School of Seven Bells – ‘SVIIB’ Review

The dreamy New Yorkers’ last ever album is a moving eulogy for the late Benjamin Curtis

The fourth and final album from these electro-gaze wanderers arrives with a heavy heart. Originally a trio comprising Benjamin Curtis (guitar) and twin sisters Alejandra and Claudia Deheza (guitar, keys), they became a duo in 2012 when Claudia departed for personal reasons. Then, in December 2013, Curtis – who previously dated Alejandra for five years – died within a year of being diagnosed with lymphoma. ‘SVIIB’ collects the work the pair had started prior to his death.

Deheza has called the album “a love letter from start to finish” and while her grief is palpable, there’s no hint of any wallowing. As with their three previous albums, the aim is sonic ascension and Beck producer Justin Meldal-Johnsen revisits the mesmeric atmosphere of 2008’s ‘Alpinisms’ and 2010’s ‘Disconnect From Desire’ with renewed vigour.

Opening track ‘Ablaze’ establishes a sweetness that lingers throughout and ‘SVIIB’s bright synthpop is life-affirming stuff, whether in the glitchy beat patterns of ‘Signals’ or the clattering electro wormholes of ‘Music Takes Me’.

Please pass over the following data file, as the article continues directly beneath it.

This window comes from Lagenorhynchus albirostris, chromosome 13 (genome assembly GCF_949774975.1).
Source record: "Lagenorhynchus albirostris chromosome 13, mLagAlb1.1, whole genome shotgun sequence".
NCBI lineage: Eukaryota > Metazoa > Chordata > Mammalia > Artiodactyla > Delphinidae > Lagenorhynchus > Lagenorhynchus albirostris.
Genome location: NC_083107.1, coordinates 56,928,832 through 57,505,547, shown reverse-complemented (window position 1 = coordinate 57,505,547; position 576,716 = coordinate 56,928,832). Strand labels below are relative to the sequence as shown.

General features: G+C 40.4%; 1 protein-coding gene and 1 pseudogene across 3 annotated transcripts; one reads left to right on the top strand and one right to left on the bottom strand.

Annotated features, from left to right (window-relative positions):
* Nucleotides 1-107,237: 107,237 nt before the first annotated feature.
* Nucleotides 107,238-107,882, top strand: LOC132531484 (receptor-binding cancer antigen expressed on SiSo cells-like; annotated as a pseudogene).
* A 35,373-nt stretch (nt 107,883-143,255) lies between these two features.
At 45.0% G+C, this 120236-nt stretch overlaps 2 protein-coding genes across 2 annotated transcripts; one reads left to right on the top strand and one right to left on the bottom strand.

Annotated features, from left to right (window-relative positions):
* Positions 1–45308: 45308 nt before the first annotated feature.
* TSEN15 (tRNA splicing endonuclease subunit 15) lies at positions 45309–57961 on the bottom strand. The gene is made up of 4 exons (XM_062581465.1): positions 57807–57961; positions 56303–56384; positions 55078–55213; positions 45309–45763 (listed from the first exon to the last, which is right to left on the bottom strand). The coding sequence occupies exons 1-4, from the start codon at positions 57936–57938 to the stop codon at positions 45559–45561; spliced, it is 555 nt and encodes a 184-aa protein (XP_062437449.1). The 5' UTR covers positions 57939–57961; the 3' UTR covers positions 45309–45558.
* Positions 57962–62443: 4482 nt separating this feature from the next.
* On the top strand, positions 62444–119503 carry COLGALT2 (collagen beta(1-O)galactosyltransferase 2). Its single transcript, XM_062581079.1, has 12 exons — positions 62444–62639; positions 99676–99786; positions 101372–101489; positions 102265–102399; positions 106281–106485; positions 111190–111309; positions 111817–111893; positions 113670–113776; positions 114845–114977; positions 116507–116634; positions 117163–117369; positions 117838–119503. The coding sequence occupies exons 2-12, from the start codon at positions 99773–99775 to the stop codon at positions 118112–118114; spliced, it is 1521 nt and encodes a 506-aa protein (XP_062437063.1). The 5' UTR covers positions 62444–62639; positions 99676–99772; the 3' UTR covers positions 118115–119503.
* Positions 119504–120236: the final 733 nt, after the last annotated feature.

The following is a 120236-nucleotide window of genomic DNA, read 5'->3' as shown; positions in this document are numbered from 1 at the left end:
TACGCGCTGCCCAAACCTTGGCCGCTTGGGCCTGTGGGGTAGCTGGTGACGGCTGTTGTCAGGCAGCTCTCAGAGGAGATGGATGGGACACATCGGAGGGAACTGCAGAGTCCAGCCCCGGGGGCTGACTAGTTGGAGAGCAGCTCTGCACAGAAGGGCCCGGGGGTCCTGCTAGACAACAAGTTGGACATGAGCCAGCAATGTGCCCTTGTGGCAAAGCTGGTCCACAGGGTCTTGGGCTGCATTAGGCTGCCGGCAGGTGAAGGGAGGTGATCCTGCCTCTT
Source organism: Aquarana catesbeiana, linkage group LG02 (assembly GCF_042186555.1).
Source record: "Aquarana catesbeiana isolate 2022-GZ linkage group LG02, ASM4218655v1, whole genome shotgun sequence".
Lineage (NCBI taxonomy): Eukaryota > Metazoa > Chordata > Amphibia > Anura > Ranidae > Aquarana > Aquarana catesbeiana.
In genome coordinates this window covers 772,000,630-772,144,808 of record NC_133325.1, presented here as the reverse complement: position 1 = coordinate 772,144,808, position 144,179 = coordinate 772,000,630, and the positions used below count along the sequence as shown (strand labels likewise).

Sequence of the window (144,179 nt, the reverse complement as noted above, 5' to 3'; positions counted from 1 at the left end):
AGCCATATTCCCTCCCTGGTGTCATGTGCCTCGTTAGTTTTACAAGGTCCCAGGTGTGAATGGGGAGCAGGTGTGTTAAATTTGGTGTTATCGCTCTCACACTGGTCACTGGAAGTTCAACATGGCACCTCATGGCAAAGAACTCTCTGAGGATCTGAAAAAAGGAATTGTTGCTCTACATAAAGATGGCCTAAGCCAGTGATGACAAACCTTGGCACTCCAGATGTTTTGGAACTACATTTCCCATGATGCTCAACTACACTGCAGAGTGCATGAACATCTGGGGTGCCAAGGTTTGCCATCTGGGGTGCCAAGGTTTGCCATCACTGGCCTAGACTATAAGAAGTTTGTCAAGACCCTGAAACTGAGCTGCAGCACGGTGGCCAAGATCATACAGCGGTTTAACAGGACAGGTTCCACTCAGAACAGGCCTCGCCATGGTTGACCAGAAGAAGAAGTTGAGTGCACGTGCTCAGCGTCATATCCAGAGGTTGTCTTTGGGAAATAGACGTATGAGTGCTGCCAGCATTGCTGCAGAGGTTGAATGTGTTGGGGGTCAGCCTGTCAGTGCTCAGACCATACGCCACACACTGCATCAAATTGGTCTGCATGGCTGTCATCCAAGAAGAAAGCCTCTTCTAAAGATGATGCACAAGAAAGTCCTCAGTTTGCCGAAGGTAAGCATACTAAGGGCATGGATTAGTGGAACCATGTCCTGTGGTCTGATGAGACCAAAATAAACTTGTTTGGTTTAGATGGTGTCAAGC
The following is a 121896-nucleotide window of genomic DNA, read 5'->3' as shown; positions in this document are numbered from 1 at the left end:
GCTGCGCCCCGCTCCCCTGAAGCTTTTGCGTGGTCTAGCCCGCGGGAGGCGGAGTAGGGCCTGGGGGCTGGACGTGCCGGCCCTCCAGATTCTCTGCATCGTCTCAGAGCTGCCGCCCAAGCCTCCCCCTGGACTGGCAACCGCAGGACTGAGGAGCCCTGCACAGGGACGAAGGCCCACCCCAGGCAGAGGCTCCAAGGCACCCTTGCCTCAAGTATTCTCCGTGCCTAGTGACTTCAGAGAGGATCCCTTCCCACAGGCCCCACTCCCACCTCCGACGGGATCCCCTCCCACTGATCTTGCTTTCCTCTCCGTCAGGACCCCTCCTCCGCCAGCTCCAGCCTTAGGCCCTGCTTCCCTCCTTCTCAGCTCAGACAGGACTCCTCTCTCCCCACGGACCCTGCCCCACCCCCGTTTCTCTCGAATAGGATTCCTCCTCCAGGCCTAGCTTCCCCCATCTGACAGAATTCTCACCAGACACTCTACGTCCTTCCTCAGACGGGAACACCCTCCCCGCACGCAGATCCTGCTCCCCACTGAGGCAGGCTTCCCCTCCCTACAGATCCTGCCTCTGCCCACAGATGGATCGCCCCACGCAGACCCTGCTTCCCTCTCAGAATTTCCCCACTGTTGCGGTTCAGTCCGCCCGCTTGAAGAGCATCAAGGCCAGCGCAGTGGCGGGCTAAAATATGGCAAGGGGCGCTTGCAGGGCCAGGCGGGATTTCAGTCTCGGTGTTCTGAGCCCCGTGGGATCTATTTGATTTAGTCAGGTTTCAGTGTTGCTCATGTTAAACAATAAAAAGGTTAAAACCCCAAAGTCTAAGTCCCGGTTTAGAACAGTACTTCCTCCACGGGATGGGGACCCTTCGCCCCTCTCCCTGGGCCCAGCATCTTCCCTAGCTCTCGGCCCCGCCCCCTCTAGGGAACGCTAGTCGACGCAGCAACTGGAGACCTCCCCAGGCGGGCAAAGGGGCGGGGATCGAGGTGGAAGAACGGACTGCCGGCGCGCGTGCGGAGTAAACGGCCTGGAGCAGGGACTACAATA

‘Elias’ and ‘Confusion’ use elongated synth lines to build Deheza’s soft phrases into billowing layers, her vocals landing like warm breaths on icy glass. “I’ll never understand why it turned out like this”, she sings on ‘Elias’, “Till then, I dream of you”. Closer ‘This Is Our Time’ continues the healing process: “Every time, every night, we fall in love again” she concludes, a reminder of the power we have to remember and remake. ‘SVIIB’ does both. Indeed, the only real drawback is that Deheza too often picks uniform shifts between verse and chorus over more expansive arrangements. Electro march ‘On My Heart’ never quite unleashes the tribal patterns hiding just beneath its verses, while ‘A Thousand Times More’ rather disappointingly lets power-pop melodies fall into predictable motion.

Completing this album after such great loss was never going to be easy, but Deheza uses euphoria to attack the incalculable spectrum of grief head on. Her resilience succeeds in transforming heartache into hope, and ‘SVIIB’ is a fitting eulogy for a musician and a band ever connected with both.

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